[Please share these important links and sorry for sending two messages in
one day, usually one message a week is sent]
One day, when picketing the White House in Opposition to the Vietnam war, a
journalist asked A. J. Muste: "Why do you demonstrate in the rain? Do you
think you will change the country this way?" "No," replied Muste, "I don't
do this to change the country. I do this so the country doesn't change me."
Gaza Freedom Flotilla 2018 https://freedomflotilla.org/
BDS Victory: WA Court Dismisses Seven-Year Lawsuit Over Boycott of Israeli
Congratulations Durham, NC first US city to ban police exchanges with
apartheid Israel (thse police exchanges cause militarization of US police
forces and allows them to shoot more blacks in the same way that Israel
shoots Palestinians https://secure.everyaction.com/otiWElra0kaHdtALZBYQig2
Boycott Starbucks: Its chairman is a racist supporter of apartheid Israel
and it has just decided to hire the ADL (a racist organization that works
against arabs and muslims in America) to brainwash Starbuck’s employees to
be like the ADL: hateful. http://jvp.org/starbucks
Palestinian Mental Health Workers Statement regarding IARPP Conference June
Browse this remarkable website BDS South Africa
Over 850 Israeli soldiers did break the silence and tell us about what they
were ordered to do by the fascist Israeli regime:
This article of mine was just published and is relevant to developments
in “Moment Of Truth: Tackling Israel-Palestine’s Toughest Questions” Jamie
Stern-Weiner (editor) . OR Books.
Is a new intifada possible? By Mazin Qumsiyeh
Decades of Zionist colonialism transformed the Palestinian people from
among the most economically and educationally advanced in Western Asia to
among its most dependent and desperate. Seven million of us are refugees or
displaced people. Many thousands have been killed. This begs the question:
how can a people in such a position resist and overcome? In 2010, I
published a book on the subject. It focused on the victories
and accomplished of Palestinian resistance, and projected a very optimistic
note. The events of the past five years—not least among them, the
destruction and disarray in the Arab world; the disastrous impotence and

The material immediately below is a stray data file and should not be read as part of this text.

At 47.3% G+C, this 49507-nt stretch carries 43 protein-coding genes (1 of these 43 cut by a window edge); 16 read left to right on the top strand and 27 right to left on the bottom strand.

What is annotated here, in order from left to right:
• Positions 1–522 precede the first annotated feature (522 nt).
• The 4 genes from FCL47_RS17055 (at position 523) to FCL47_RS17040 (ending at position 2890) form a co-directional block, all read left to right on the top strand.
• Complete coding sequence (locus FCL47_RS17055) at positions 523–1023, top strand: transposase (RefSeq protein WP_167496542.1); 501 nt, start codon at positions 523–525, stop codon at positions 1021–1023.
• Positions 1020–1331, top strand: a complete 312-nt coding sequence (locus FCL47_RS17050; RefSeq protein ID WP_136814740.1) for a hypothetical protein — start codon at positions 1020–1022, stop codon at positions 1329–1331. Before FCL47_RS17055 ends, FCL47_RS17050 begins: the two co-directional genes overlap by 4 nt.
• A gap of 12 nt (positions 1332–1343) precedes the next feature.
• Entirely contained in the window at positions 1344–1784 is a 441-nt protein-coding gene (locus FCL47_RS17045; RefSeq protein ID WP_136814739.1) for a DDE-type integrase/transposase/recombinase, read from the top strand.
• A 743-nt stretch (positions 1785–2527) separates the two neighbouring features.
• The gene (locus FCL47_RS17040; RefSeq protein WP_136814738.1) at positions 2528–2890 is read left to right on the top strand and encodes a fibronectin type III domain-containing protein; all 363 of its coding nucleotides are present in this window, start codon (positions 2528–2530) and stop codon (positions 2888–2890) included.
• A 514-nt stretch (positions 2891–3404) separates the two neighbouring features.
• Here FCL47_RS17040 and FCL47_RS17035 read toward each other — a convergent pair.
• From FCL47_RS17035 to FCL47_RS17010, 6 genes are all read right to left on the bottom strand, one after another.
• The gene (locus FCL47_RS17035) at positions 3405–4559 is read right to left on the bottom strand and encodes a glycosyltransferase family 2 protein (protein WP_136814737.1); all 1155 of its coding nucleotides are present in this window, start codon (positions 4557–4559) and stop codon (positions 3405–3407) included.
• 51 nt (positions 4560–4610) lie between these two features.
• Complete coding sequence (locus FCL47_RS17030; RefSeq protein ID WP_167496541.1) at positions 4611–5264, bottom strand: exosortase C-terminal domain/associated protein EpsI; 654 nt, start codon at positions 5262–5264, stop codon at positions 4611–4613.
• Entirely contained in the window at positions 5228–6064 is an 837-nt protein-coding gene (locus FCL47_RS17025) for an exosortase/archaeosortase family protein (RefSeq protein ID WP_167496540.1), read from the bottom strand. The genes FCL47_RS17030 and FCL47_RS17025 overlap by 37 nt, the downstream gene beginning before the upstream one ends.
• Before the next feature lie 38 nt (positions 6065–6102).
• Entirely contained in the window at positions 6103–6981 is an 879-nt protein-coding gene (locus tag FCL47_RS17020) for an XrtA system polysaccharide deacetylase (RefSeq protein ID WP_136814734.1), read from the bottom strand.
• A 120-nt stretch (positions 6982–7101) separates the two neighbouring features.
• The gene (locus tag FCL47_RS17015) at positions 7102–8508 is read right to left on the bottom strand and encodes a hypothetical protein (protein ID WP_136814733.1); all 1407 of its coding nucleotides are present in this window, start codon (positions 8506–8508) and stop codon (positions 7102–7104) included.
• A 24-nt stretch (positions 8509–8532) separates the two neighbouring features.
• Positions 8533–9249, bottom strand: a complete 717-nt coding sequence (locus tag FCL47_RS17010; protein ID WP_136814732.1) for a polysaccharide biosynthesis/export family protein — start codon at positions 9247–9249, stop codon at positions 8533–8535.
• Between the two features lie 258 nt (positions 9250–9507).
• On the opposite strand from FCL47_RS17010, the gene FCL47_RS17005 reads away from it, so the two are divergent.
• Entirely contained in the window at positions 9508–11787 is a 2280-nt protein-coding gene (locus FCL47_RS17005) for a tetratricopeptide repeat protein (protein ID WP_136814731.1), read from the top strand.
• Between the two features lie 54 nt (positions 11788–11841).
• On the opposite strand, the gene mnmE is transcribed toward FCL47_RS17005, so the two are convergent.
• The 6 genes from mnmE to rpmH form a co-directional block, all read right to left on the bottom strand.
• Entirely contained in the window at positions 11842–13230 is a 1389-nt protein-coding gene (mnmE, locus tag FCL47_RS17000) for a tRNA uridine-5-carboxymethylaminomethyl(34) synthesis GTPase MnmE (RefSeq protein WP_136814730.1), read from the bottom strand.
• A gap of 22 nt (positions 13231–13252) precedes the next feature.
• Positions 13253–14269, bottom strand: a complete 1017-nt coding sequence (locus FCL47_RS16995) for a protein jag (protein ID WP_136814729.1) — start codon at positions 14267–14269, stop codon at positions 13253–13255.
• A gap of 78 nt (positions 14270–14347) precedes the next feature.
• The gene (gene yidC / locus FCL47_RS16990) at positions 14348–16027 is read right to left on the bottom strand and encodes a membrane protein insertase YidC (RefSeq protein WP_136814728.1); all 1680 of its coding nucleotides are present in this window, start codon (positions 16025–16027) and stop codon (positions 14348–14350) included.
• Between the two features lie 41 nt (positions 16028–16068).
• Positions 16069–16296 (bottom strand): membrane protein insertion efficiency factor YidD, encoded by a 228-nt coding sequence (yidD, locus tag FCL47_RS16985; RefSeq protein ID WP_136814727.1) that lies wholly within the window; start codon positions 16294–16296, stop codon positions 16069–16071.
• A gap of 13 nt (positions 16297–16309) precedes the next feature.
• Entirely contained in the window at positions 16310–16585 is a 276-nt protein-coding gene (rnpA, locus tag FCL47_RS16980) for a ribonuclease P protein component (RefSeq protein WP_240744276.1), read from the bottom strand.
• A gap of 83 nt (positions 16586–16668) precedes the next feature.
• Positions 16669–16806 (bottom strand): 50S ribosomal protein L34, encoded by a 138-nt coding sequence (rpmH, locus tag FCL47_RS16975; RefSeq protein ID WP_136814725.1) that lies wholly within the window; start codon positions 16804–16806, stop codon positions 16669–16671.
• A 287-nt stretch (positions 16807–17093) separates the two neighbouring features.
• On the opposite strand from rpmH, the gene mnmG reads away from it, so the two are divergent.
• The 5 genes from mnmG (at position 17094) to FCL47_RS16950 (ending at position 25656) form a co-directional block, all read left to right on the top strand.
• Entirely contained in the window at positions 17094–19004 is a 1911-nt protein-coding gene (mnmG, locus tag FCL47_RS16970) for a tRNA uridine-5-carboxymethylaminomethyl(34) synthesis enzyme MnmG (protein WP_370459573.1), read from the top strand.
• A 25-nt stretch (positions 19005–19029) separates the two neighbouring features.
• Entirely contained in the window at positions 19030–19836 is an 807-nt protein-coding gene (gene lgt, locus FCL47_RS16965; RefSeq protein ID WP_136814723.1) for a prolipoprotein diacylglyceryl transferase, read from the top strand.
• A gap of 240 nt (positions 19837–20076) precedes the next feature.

complicity of the United Nations in Syria, Yemen, and elsewhere; the
ascendance of belligerent populism around the world, including the United
States—have cast a heavy shadow on this optimism. But Palestinians under
occupation do not have the luxury of despair.
Resistance to colonialism never develops in a linear fashion. Any struggle
goes through peaks and troughs, and suffers regressions even as it
advances. Palestinians call such escalations of resistance intifada, or
uprisings. In South Africa under apartheid, there were perhaps 14 or 15
such uprisings before the system collapsed. Focused on the short term, many
Palestinians and international observers focus on the symptoms of this
conflict and thus feel despondent. Others look at the situation and see
that it is near boiling point. In my view, one has to take a longer
The Palestinian struggle is today at a low-point. The Oslo process set in
motion in 1993 has given Israel much, including international recognition,
regional economic integration, a subservient Palestinian Authority which
acts as a sub-contractor to the occupation, and, most importantly, time and
diplomatic space to dramatically expand its colonial presence in the OPT.
Even now, a full quarter-century after the “peace process” began, and
notwithstanding its manifest and acknowledged bankruptcy, international
powers use it as a pretext to avoid action. The European states condemn
Israel’s occupation in words while enabling it in practice. As for the
United States, President Obama dropped 26,000 bombs in 2016 on seven
different countries, and we do not expect better from President Trump.
Nor do Arab leaders inspire hope: Palestinian President Abbas believes in
talking for the sake of talking, while the King of Saudi Arabia is
preoccupied with bombing hospitals and schools in Yemen.